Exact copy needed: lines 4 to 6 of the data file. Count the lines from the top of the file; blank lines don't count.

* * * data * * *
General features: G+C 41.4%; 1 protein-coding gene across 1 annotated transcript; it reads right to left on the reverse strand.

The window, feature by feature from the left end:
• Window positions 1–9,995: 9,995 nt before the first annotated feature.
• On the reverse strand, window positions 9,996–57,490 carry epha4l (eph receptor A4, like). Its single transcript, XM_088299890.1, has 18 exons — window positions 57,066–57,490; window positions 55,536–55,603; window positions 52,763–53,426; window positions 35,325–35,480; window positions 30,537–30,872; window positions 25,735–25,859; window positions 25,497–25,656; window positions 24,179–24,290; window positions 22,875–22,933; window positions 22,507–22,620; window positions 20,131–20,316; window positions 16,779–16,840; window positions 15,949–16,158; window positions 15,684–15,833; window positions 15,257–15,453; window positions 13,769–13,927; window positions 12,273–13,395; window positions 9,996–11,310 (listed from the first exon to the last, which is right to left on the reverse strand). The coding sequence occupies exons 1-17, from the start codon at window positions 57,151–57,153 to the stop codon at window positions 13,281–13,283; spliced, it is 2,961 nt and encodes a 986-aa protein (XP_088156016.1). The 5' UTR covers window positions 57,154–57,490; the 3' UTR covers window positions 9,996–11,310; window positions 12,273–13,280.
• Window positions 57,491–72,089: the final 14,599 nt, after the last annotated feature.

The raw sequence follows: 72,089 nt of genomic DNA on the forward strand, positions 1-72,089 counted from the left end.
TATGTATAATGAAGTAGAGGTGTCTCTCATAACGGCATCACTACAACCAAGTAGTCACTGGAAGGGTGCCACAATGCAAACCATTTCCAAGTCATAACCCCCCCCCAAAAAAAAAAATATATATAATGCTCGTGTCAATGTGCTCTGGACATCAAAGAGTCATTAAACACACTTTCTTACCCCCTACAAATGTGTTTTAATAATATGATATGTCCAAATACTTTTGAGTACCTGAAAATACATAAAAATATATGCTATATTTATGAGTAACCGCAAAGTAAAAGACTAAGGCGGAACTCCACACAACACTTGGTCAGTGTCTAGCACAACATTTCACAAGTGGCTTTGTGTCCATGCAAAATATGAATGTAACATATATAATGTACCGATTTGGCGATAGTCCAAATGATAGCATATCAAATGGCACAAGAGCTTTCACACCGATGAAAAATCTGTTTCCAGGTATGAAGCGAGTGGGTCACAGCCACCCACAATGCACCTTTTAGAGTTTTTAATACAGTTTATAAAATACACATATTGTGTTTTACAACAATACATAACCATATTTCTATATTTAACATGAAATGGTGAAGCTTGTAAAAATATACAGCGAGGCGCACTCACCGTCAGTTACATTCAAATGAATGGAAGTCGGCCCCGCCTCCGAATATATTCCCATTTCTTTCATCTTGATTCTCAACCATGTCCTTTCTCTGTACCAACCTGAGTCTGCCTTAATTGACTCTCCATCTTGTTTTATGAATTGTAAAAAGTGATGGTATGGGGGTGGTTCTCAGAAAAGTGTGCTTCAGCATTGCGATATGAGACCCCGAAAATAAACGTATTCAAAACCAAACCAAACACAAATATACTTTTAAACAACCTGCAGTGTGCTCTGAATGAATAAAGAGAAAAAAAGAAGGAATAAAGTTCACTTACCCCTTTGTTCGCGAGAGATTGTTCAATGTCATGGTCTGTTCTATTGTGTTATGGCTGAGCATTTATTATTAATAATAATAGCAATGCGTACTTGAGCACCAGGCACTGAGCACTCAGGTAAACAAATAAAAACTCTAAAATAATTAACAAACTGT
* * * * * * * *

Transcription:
• On the reverse strand, window positions 9,996–57,490 carry epha4l (eph receptor A4, like). Its single transcript, XM_088299890.1, has 18 exons — window positions 57,066–57,490; window positions 55,536–55,603; window positions 52,763–53,426; window positions 35,325–35,480; window positions 30,537–30,872; window positions 25,735–25,859; window positions 25,497–25,656; window positions 24,179–24,290; window positions 22,875–22,933; window positions 22,507–22,620; window positions 20,131–20,316; window positions 16,779–16,840; window positions 15,949–16,158; window positions 15,684–15,833; window positions 15,257–15,453; window positions 13,769–13,927; window positions 12,273–13,395; window positions 9,996–11,310 (listed from the first exon to the last, which is right to left on the reverse strand). The coding sequence occupies exons 1-17, from the start codon at window positions 57,151–57,153 to the stop codon at window positions 13,281–13,283; spliced, it is 2,961 nt and encodes a 986-aa protein (XP_088156016.1). The 5' UTR covers window positions 57,154–57,490; the 3' UTR covers window positions 9,996–11,310; window positions 12,273–13,280.
• Window positions 57,491–72,089: the final 14,599 nt, after the last annotated feature.

The raw sequence follows: 72,089 nt of genomic DNA on the forward strand, positions 1-72,089 counted from the left end.